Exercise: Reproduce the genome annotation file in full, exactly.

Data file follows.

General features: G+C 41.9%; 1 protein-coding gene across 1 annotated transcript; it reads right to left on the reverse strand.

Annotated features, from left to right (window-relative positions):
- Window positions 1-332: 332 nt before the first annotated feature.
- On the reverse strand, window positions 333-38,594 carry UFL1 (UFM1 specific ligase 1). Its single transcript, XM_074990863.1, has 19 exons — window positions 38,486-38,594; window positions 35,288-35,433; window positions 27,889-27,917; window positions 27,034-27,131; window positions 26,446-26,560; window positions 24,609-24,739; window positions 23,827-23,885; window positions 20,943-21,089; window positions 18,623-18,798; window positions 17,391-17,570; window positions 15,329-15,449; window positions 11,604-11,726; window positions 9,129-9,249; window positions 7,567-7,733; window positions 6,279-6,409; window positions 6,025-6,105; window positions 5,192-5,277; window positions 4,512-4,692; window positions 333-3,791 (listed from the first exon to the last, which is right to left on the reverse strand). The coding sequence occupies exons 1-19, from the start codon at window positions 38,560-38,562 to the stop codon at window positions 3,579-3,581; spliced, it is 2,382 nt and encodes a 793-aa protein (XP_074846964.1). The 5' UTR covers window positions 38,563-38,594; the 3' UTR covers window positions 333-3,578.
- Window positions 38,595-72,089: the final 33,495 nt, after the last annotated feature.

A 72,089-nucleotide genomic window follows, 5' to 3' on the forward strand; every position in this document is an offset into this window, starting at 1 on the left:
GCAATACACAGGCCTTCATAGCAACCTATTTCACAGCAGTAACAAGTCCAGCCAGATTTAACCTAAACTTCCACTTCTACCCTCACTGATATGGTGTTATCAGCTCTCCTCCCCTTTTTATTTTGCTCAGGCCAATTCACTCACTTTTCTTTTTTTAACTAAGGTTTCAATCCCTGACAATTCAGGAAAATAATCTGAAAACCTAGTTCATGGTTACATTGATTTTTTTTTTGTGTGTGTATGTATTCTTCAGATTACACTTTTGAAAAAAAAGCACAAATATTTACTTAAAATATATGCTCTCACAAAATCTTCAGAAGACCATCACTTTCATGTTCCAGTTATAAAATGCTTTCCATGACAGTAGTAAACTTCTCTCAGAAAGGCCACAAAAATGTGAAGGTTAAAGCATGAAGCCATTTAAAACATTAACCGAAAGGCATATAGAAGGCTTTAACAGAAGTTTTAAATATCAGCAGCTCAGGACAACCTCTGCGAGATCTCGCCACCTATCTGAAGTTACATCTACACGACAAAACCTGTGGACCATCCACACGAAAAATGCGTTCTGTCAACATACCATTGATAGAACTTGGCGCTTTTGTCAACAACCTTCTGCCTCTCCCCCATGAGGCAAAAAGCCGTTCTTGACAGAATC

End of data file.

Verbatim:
General features: G+C 41.9%; 1 protein-coding gene across 1 annotated transcript; it reads right to left on the reverse strand.

Annotated features, from left to right (window-relative positions):
- Window positions 1-332: 332 nt before the first annotated feature.
- On the reverse strand, window positions 333-38,594 carry UFL1 (UFM1 specific ligase 1). Its single transcript, XM_074990863.1, has 19 exons — window positions 38,486-38,594; window positions 35,288-35,433; window positions 27,889-27,917; window positions 27,034-27,131; window positions 26,446-26,560; window positions 24,609-24,739; window positions 23,827-23,885; window positions 20,943-21,089; window positions 18,623-18,798; window positions 17,391-17,570; window positions 15,329-15,449; window positions 11,604-11,726; window positions 9,129-9,249; window positions 7,567-7,733; window positions 6,279-6,409; window positions 6,025-6,105; window positions 5,192-5,277; window positions 4,512-4,692; window positions 333-3,791 (listed from the first exon to the last, which is right to left on the reverse strand). The coding sequence occupies exons 1-19, from the start codon at window positions 38,560-38,562 to the stop codon at window positions 3,579-3,581; spliced, it is 2,382 nt and encodes a 793-aa protein (XP_074846964.1). The 5' UTR covers window positions 38,563-38,594; the 3' UTR covers window positions 333-3,578.
- Window positions 38,595-72,089: the final 33,495 nt, after the last annotated feature.

A 72,089-nucleotide genomic window follows, 5' to 3' on the forward strand; every position in this document is an offset into this window, starting at 1 on the left:
GCAATACACAGGCCTTCATAGCAACCTATTTCACAGCAGTAACAAGTCCAGCCAGATTTAACCTAAACTTCCACTTCTACCCTCACTGATATGGTGTTATCAGCTCTCCTCCCCTTTTTATTTTGCTCAGGCCAATTCACTCACTTTTCTTTTTTTAACTAAGGTTTCAATCCCTGACAATTCAGGAAAATAATCTGAAAACCTAGTTCATGGTTACATTGATTTTTTTTTTGTGTGTGTATGTATTCTTCAGATTACACTTTTGAAAAAAAAGCACAAATATTTACTTAAAATATATGCTCTCACAAAATCTTCAGAAGACCATCACTTTCATGTTCCAGTTATAAAATGCTTTCCATGACAGTAGTAAACTTCTCTCAGAAAGGCCACAAAAATGTGAAGGTTAAAGCATGAAGCCATTTAAAACATTAACCGAAAGGCATATAGAAGGCTTTAACAGAAGTTTTAAATATCAGCAGCTCAGGACAACCTCTGCGAGATCTCGCCACCTATCTGAAGTTACATCTACACGACAAAACCTGTGGACCATCCACACGAAAAATGCGTTCTGTCAACATACCATTGATAGAACTTGGCGCTTTTGTCAACAACCTTCTGCCTCTCCCCCATGAGGCAAAAAGCCGTTCTTGACAGAATC